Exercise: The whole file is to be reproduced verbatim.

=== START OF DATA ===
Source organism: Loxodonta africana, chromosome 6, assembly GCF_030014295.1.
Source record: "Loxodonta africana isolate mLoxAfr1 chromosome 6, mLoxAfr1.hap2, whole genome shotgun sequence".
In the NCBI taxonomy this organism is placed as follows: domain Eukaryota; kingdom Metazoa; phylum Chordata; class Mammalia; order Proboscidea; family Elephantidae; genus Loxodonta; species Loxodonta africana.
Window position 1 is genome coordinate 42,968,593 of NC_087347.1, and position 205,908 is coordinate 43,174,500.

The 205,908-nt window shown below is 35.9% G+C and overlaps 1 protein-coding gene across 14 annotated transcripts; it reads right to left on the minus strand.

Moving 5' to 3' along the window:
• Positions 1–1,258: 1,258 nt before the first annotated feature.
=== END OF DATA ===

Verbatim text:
Source organism: Loxodonta africana, chromosome 6, assembly GCF_030014295.1.
Source record: "Loxodonta africana isolate mLoxAfr1 chromosome 6, mLoxAfr1.hap2, whole genome shotgun sequence".
In the NCBI taxonomy this organism is placed as follows: domain Eukaryota; kingdom Metazoa; phylum Chordata; class Mammalia; order Proboscidea; family Elephantidae; genus Loxodonta; species Loxodonta africana.
Window position 1 is genome coordinate 42,968,593 of NC_087347.1, and position 205,908 is coordinate 43,174,500.

The 205,908-nt window shown below is 35.9% G+C and overlaps 1 protein-coding gene across 14 annotated transcripts; it reads right to left on the minus strand.

Moving 5' to 3' along the window:
• Positions 1–1,258: 1,258 nt before the first annotated feature.